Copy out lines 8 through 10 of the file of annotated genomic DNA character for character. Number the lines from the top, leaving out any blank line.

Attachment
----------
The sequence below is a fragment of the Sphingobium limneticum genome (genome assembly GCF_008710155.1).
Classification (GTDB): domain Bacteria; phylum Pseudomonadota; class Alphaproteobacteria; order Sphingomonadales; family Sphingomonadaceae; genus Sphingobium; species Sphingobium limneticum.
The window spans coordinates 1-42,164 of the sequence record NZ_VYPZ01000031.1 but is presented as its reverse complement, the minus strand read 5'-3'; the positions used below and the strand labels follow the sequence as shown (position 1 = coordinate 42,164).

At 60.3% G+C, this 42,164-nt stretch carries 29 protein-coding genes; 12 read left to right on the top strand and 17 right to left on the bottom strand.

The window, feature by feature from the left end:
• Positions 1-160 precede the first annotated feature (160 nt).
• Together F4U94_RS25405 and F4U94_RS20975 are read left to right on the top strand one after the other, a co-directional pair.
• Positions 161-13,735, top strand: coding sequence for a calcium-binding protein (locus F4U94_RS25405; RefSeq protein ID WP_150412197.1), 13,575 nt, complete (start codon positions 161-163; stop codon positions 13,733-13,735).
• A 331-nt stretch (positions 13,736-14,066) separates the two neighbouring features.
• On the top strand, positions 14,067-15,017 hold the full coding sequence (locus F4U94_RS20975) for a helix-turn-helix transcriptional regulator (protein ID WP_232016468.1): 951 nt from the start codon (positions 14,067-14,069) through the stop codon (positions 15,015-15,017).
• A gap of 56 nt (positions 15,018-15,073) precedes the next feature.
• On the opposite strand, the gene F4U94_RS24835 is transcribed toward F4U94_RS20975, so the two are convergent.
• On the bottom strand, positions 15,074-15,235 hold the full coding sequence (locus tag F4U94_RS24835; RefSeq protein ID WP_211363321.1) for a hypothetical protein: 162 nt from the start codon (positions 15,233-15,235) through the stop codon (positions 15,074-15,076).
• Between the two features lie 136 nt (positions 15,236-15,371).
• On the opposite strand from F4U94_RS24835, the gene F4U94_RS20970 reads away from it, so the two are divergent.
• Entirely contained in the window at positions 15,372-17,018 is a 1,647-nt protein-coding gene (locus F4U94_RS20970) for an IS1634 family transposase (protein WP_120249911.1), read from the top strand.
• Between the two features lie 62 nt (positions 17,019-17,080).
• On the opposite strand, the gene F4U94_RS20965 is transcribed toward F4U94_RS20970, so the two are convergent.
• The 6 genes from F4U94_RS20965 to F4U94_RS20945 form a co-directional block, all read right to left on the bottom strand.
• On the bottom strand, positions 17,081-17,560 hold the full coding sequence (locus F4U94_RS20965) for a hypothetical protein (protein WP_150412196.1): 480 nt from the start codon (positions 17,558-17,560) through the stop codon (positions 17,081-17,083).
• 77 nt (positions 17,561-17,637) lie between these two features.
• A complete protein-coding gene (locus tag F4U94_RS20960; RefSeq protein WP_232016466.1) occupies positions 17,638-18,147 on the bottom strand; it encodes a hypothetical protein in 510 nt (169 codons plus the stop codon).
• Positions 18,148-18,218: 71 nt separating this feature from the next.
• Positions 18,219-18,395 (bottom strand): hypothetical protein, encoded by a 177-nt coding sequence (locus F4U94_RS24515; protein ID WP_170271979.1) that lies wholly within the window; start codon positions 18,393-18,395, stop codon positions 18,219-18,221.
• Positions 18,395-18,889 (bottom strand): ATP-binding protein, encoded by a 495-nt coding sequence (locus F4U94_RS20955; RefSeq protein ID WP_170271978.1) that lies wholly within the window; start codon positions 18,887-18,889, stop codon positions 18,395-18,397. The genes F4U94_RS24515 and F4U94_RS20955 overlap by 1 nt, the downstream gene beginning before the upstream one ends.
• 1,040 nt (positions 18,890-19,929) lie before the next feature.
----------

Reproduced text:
• Positions 161-13,735, top strand: coding sequence for a calcium-binding protein (locus F4U94_RS25405; RefSeq protein ID WP_150412197.1), 13,575 nt, complete (start codon positions 161-163; stop codon positions 13,733-13,735).
• A 331-nt stretch (positions 13,736-14,066) separates the two neighbouring features.
• On the top strand, positions 14,067-15,017 hold the full coding sequence (locus F4U94_RS20975) for a helix-turn-helix transcriptional regulator (protein ID WP_232016468.1): 951 nt from the start codon (positions 14,067-14,069) through the stop codon (positions 15,015-15,017).